Shedding a New 'Lightt' on Photography
The new app Lightt puts a spin on sharing your life moments. By capturing short video clips and highlights, it mixes short video clips into highlight reels. The beauty of Lightt is its creative potential. Rather than being limited to a single frame, users are able to capture that single frame through multiple angles, providing an artistic sharing and viewing experience.
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- I met photographer Richard Schulman and his wife, Barbara, a few years back and instantly developed a friendship with them.
- Last week I talked to photographer Richard Schulman about his career photographing legends of the architecture and art worlds.
- You heard us right: this week we're bringing you 31 of the best of Friday Finds, our editors' design, architecture, photography, and video discoveries that we've been collecting in a column for over…
- In 1939, Frank Lloyd Wright hired 22-year-old Pedro Guerrero to be Taliesin West’s resident photographer, the start of a collaborative bond that would last until Wright’s death in 1959.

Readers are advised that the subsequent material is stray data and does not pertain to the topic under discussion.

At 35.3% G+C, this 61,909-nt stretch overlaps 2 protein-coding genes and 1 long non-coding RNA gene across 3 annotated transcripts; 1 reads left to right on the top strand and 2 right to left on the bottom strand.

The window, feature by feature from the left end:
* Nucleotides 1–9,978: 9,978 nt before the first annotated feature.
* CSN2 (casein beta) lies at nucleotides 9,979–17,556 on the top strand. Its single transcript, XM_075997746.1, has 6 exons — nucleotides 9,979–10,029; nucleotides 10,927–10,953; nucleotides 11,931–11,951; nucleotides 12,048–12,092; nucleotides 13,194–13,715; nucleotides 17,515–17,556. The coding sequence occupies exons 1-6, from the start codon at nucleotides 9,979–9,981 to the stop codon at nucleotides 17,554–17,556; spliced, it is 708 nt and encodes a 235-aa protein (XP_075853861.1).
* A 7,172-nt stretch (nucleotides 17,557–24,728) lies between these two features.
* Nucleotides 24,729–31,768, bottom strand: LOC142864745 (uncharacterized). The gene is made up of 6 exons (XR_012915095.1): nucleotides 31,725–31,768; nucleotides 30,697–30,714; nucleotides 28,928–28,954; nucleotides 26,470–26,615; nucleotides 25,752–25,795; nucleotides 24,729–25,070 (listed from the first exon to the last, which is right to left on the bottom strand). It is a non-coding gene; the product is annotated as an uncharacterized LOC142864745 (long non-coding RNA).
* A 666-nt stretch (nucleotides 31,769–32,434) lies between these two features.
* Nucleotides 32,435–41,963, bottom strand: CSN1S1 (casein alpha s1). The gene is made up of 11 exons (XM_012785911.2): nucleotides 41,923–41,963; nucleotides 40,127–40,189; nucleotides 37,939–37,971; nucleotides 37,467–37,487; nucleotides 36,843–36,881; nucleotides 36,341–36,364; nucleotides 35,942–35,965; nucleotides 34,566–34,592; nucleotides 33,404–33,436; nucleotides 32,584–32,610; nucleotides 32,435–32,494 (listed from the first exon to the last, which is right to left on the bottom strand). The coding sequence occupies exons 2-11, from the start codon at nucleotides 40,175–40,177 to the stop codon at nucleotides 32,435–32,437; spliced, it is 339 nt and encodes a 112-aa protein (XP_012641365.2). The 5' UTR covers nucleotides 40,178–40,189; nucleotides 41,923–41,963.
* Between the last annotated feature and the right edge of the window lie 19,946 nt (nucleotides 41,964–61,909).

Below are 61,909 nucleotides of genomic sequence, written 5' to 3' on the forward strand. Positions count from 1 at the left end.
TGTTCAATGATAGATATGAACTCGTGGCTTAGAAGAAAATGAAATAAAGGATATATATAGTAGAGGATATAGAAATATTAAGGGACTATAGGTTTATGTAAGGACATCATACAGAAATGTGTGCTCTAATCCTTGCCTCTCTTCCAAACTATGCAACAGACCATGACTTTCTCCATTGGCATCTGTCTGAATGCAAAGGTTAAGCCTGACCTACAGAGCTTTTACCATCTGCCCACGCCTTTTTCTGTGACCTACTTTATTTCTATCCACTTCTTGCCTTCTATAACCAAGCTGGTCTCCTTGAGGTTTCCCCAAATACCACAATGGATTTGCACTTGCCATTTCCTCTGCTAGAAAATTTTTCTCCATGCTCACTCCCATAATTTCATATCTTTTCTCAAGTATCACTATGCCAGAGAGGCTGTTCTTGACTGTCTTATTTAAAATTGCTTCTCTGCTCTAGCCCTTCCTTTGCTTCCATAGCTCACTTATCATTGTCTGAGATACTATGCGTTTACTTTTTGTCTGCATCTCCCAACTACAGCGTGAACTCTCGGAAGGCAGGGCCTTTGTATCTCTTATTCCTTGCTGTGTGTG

San Francisco–based artist and photographer presents his latest collection of photograms. Each piece is made without a camera by placing objects directly onto the surface of a photographic paper, or some other photo-sensitive material, and then exposing them to light. This process normally means the final image is small--no bigger than the actual object. But Saunders has found a unique way to project the objects allowing for the unusual scale of his works.
"The Secret Life of Plants focuses on the essence of life by exploring the hidden dimensions of the plant world and man's connection to natural and man-made elements," Saunders says. "I strive to capture a moment of indescribable beauty and magic that exists within us."
- Today's Photographer Promotional Piece We Love and Why: Andrew Kenney and Jake Jones
- Just before you embark on your long weekend adventures, take a look at what our editors found on the webosphere this week!
- Last weekend, the Getty Research Institute's show Julius Shulman's Los Angeles opened in its third location, a cathedral-like neo-Mudéjar style water tower named Canal de Isabel II in Madrid.